How environmental stress affects the impacts of parasites
Limnol. Oceanogr., 44(3_part_2), 1999, 925-931 | DOI: 10.4319/lo.1999.44.3_part_2.0925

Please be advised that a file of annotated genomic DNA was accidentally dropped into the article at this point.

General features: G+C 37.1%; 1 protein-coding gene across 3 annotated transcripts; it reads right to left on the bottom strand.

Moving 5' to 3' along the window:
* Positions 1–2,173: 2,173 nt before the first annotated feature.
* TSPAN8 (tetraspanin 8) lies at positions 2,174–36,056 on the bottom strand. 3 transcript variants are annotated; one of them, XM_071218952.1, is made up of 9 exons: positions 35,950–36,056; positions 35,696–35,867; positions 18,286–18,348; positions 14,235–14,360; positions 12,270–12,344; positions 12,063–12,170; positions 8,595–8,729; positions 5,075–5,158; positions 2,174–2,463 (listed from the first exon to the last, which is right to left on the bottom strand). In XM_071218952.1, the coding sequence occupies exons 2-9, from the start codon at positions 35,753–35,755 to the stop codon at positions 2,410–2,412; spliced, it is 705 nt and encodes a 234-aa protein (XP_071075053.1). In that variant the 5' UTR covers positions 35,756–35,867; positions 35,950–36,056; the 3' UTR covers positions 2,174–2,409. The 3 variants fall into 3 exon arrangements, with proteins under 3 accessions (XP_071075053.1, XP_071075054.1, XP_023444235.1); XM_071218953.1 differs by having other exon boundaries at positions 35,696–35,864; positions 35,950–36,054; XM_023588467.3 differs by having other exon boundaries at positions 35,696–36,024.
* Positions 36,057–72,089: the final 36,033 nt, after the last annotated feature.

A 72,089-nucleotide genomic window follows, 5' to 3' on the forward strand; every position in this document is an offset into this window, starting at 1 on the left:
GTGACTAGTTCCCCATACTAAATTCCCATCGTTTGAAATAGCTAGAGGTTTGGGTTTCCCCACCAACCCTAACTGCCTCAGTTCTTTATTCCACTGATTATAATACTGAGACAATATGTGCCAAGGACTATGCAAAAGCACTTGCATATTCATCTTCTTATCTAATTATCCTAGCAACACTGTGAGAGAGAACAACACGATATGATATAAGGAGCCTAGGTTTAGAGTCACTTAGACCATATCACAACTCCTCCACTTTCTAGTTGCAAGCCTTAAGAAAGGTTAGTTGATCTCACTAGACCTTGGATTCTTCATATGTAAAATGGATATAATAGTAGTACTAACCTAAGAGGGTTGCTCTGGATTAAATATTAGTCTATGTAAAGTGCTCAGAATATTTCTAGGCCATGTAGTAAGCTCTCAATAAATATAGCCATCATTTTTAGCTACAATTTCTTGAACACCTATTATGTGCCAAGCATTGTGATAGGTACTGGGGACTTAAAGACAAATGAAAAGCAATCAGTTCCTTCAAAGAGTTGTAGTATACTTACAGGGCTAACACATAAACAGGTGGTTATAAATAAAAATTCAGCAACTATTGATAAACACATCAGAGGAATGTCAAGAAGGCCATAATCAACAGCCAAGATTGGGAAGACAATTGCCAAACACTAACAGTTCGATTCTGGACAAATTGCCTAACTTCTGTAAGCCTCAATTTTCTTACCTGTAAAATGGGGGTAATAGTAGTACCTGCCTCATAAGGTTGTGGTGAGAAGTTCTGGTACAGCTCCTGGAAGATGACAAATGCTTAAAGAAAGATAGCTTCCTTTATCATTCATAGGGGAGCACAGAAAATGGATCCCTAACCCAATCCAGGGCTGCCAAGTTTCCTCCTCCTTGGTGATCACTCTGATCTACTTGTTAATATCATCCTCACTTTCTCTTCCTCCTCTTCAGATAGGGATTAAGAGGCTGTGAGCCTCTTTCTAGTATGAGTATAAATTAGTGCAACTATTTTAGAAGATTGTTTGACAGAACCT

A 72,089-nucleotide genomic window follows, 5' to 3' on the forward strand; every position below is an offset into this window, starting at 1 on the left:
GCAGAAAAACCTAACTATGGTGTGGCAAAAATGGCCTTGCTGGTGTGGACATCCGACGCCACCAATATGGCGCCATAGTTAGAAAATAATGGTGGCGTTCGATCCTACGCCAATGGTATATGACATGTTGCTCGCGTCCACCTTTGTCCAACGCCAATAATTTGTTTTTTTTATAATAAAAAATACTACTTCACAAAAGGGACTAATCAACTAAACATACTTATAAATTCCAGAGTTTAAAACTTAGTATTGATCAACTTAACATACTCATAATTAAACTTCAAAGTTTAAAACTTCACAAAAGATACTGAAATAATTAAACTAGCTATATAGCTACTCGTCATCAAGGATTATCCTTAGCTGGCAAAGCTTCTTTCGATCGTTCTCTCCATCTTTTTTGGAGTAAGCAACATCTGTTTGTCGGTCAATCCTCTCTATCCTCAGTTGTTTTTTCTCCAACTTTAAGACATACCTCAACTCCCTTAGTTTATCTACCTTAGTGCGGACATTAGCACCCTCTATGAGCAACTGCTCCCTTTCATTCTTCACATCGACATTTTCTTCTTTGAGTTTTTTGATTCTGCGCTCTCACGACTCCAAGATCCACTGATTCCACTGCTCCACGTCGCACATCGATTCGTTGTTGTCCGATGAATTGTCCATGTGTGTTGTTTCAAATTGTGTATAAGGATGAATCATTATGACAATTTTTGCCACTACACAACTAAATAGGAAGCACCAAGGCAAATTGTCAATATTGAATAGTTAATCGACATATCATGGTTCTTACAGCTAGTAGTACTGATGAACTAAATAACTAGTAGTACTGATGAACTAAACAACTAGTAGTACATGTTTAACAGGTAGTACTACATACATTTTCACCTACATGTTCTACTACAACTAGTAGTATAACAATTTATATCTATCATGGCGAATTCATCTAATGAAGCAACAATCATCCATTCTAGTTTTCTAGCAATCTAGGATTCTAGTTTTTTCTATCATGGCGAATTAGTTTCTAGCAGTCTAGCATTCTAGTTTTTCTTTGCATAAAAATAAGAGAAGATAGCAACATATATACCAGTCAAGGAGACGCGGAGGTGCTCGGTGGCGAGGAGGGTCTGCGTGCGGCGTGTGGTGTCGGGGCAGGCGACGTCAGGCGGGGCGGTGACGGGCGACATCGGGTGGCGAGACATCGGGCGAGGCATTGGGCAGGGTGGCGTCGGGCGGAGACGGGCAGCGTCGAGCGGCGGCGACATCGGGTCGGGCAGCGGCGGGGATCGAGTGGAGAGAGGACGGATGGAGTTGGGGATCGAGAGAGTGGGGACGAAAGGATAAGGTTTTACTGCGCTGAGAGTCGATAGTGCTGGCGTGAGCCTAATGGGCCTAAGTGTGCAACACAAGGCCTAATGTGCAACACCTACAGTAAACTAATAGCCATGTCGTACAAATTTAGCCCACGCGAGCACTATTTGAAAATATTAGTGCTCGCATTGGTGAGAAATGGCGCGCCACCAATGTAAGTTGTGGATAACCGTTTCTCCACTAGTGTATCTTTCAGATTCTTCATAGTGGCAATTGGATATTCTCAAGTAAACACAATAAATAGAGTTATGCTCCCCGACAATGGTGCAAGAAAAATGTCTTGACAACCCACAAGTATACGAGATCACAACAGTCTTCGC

ABSTRACT: Parasites occur in nearly every population. They often interact in complex ways with other stressors. In some cases, the interaction may lead to a disproportionately negative effect on the host population. In other cases, the stressor may ameliorate the effects of parasitism. Here we illustrate intersections of four types of environmental stressors with infectious diseases. First, pollutants may increase parasitism by increasing host susceptibility or by increasing the abundance of intermediate hosts and vectors. Pollutants can also decrease parasitism if infected hosts suffer differentially high mortality, parasites are more susceptible to pollution than their hosts, or if pollutants negatively affect intermediate hosts or vectors. These effects vary depending on the particular parasite and pollutant that interact. Second, habitat alterations such as impounding water or development can affect both intermediate host and vector populations such that the abundance of their attendant parasites is either increased or reduced. Third, fisheries can impact populations already stressed by disease. However, they may act to lower the density of a host population below the threshold for sustained transmission to such an extent that the parasite population can no longer persist. Fourth, introduced species may introduce new diseases to susceptible native populations or they may gain an advantage if they invade without the parasites from their native range. The complexity and ubiquity of these interactions are good arguments for considering parasitism when evaluating stressors of aquatic systems.